As if aspartame isn't bad enough - now we are subjected to a derivative of that.
It's called neotame and it's been around since 2002 - although its use has been limited.
N-[N-(3,3-dimethylbutyl)-L--aspartyl]-L-phenylalanine 1-methyl ester
Health advocate Dr. Mercola reports this:
Neotame is a chemical derivative of aspartame, and judging by the chemicals used in its manufacturing, it appears even more toxic than aspartame, although the proponents of neotame claim that increased toxicity is not a concern, because less of it is needed to achieve the desired effect.Oh that's encouraging.. don't worry about the toxicity of this sweetener - because you only have to use a little of it ... isn't that just peachy.
Neotame is bad science brought to you by the Monsanto Company.Isn't it heartwarming to know that we have government agencies truly hard at work looking out for us. Here we have a neurotoxin that's been approved for general use and not even adequately independently tested (if at all) - and the Food and Drug Administration (FDA) has given it its blessing.
If Monsanto truly had nothing to fear with either of these artificial chemical sweeteners, they would have funded rigorous independent testing for safety. To date they have not, and they won't, because virtually every independent analysis of aspartame not conducted by Monsanto partners has revealed a long list of disturbing side effects, mostly neurological in nature.
Monsanto also has now sold the NutraSweet Company to someone else, but the approval of neotame came under Monsanto's ownership, and was most likely a result of Monsanto's cozy relationship with the FDA.
Dr. Mercola, and other natural health practitioners recommend that neotame be avoided... just like aspartame .. if you care about your health. I know for me, I get an immediate headache when I eat anything with aspartame - so I stay away from it. That stuff is poison.
Dr. Mercola continue with this:
But as if aspartame wasn't bad enough, NutraSweet (a Monsanto subsidiary at the time of neotame's approval) "improved" the aspartame formula, making neotame 7,000-13,000 times sweeter than sugar (sucrose) and 30-60 times sweeter than aspartame.
How did they do this?
In 1998, Monsanto applied for FDA approval for neotame, "based on the aspartame formula" with one critical addition: 3-dimethylbutyl, which just happens to be listed on the EPA's most hazardous chemical list.
So not only is neotame potentially more devastating to your health than aspartame, it is also approved for use in a wider array of food products, including baked goods, because it is more stable at higher temperatures.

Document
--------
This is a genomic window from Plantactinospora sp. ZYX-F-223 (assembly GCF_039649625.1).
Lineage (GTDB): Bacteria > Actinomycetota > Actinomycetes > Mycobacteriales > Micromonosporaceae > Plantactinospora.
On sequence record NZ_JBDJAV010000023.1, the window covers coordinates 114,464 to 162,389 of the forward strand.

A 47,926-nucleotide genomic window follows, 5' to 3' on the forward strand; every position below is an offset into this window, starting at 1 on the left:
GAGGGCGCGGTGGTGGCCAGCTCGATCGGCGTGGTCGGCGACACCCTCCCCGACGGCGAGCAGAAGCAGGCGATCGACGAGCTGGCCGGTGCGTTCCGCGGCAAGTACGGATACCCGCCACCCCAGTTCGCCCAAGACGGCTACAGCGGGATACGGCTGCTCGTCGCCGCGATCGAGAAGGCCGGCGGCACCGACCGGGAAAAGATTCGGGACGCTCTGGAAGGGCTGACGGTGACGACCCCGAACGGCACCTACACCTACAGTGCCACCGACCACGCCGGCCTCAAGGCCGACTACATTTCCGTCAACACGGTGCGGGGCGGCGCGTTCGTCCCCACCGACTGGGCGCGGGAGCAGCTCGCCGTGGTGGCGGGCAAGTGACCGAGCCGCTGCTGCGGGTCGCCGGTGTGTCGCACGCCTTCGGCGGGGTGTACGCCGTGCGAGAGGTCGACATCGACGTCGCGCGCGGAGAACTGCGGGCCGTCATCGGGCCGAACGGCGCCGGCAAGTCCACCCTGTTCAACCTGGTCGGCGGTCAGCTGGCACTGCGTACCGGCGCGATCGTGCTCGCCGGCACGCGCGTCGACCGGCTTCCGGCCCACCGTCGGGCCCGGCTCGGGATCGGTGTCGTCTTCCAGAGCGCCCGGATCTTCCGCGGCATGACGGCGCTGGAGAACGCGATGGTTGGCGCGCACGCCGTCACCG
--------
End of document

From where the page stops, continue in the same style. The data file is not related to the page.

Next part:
What is 3-Dimethylbutyl?
Neotame is manufactured by combining aspartame with 3,3-dimethylbutyraldehyd, which was added to block enzymes that break the peptide bond between aspartic acid and phenylalanine, thereby reducing the availability of phenylalanine.
This eliminates the need for a warning on labels directed at people who cannot properly metabolize phenylalanine.
However, 3,3-Dimethylbutyraldehyde is categorized as both highly flammable and an irritant, and carries risk statements for handling including irritating to skin, eyes and respiratory system.
In other words, the NutraSweet company assures you that neotame is perfectly safe, while at the same time they manufacture neotame through a chemical reaction between aspartame and a substance that is highly flammable and a skin, eye and respiratory irritant (that must be handled with extreme caution by anyone involved in the manufacturing process).
Does this sound like something you want to put into your body?
It doesn't even sound like it should be for human consumption!
And what of the incestuous relationship between Monsanto and the tax funded government agency the FDA? Well let's just dig a little.
Many people actually consider the FDA to be a "subsidiary" of the Monsanto Company. It sounds impossible, but when you look at all the Monsanto executives who have gone through the revolving door between private industry and government oversight, a truly disturbing picture emerges of the foxes guarding the henhouse..
The FDA is packed by pro-business, pro-corporation advocates who often have massive conflicts of interest when it comes to protecting the health of the public.